Extreme Weather Poses a Threat to VA Medical Centers Amid Warming Climate


Sweating out the summer? Muskogee, Oklahoma, might just outdo your heatwave with a forecast of 200 days a year hitting a heat index of 100 by 2100. As the temperatures rise, our veterans are feeling the heat too, with the AC at Muskogee’s VA Medical Center working overtime. But the climate change worry list isn’t just about heat – the Veterans Affairs has been sizing up its buildings for climate resilience, considering everything from how many billion-dollar disasters are in a facility’s future to the social vulnerability of the community it serves. With this risk increasing more and more, climate action has to be a part of caring for our veterans.

Temperatures Rising in Muskogee, Oklahoma

On July 19, 2022, Muskogee, Oklahoma hit a scorching 106 degrees. While hot days are not unusual for this region, scientists predict extreme heat will become the new norm. Research from the Union of Concerned Scientists suggests that the heat index could expect an alarming rise from the current average of 29 days annually (1971-2000) to a staggering 200 days per year by 2100.

Climate Threats to VA Medical Centers

All this heat is putting pressure on our healthcare facilities like the Jack C. Montgomery VA Medical Center in Muskogee. Sweltering summers have strained the chillers cooling the 100-year-old facility, leading to system upgrades. But extreme heat isn’t the only threat. According to the Veterans Affairs Climate Vulnerability Assessment Report, severe storms will likely increase in intensity, leaving VA buildings and employees at risk.

The Bigger Picture

This isn’t just about Muskogee. Last year saw the hottest year on record globally and a record-breaking number of billion-dollar disasters in the US. Not to mention the 2023 IPCC report warning that human activities are leading to a temperature rise that could trigger catastrophic weather events.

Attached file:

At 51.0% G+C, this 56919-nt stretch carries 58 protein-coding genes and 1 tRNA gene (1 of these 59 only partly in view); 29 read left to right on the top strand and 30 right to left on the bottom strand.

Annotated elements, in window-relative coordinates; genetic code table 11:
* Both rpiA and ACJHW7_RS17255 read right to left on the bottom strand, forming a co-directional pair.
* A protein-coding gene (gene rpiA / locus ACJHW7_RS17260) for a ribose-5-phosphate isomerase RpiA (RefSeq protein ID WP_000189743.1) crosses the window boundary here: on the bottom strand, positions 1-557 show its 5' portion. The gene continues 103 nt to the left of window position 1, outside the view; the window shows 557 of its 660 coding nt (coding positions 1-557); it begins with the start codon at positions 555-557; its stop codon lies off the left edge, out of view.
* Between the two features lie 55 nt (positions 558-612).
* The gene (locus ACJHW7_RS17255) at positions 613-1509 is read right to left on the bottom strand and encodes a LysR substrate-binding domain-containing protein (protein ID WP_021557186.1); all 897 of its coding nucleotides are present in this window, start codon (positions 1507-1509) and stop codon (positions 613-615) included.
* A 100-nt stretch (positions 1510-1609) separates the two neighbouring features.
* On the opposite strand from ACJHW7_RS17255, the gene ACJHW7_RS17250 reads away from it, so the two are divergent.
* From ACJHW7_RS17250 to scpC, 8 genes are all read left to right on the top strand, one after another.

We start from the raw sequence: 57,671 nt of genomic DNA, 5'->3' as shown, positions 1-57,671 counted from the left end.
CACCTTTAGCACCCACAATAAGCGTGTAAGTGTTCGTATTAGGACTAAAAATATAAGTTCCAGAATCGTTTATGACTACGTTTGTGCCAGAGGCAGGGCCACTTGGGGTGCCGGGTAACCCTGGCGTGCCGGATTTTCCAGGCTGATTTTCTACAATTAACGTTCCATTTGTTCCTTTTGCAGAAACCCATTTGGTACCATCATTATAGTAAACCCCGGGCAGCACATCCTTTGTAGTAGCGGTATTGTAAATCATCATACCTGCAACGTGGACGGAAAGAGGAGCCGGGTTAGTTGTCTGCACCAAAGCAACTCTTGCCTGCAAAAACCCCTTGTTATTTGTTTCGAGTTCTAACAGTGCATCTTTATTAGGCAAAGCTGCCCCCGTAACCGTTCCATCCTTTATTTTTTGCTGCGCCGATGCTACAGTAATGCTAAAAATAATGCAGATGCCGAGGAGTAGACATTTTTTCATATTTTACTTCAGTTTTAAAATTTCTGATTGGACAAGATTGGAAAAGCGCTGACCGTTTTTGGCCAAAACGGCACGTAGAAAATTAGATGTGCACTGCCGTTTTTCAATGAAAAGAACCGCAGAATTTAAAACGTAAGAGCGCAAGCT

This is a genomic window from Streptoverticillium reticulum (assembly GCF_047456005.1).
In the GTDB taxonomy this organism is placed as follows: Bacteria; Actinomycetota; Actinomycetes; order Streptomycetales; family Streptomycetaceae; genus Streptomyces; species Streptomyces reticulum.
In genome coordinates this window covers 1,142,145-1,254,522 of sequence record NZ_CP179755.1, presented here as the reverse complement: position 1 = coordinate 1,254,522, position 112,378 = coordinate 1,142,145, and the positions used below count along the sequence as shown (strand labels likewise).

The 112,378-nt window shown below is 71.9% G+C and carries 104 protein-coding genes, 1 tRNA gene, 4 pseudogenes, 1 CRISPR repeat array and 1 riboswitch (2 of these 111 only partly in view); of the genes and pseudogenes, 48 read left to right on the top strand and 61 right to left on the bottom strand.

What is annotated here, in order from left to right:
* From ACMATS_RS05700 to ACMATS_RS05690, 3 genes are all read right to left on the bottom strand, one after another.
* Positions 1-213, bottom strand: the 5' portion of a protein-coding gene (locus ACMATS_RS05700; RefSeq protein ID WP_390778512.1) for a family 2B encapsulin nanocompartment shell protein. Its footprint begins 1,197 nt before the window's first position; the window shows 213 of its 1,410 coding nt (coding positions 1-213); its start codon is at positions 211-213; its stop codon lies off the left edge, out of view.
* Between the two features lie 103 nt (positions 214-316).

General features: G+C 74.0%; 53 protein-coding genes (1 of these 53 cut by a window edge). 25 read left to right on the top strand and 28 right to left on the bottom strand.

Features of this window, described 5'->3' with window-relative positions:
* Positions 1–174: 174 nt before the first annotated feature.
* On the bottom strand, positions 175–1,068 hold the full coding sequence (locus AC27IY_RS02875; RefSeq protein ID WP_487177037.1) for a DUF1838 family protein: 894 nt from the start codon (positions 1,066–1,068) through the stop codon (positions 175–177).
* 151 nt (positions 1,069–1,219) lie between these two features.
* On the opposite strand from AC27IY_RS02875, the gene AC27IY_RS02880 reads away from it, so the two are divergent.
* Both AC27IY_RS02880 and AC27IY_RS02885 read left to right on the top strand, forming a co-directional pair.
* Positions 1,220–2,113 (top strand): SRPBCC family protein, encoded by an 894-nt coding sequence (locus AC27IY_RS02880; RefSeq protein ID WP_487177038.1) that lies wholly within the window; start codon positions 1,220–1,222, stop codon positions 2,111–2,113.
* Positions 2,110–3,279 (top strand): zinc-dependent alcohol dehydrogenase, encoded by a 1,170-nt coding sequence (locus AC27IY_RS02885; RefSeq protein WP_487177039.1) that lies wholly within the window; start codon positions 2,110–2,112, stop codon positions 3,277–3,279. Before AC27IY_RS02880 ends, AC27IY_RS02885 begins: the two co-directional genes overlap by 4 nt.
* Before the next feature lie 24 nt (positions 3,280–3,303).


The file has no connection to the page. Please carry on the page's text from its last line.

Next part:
VA’s Climate Action Plan

The Veterans Affairs has taken action by conducting a vulnerability assessment of their infrastructure. The results? Certain regions, including Kansas and Florida, are likely to face multiple extreme weather events due to climate change, putting clinics and hospitals at risk.

‘Tornados and Winter Storms Are Becoming More Frequent’

Climate change is impacting more than just hospitals. The assessment also found that certain cemeteries are at risk for climate change-related damages. Additionally, VA staff are witnessing first-hand the impacts of climate change and expressing concerns about the increasing frequency of extreme weather events.

‘We Are Still Dangerously Off Track’

The health care sector, including the VA, contributes to global greenhouse gas emissions, with the sector accounting for an estimated 4.5% globally and 8.5% in the US. However, small steps are being taken to reduce energy use, such as painting roofs white to reflect heat and planting trees for shade. The VA has also spent over a billion dollars on upgrades to make facilities more energy and water-efficient.

Climate Change is a Shared Responsibility

While facilities like the Jack C. Montgomery VA Medical Center are striving to adapt to these changes, it’s clear that we all have a part to play in reducing our impact on the environment. After all, we all have a shared interest in keeping our planet in check.

Original Story at insideclimatenews.org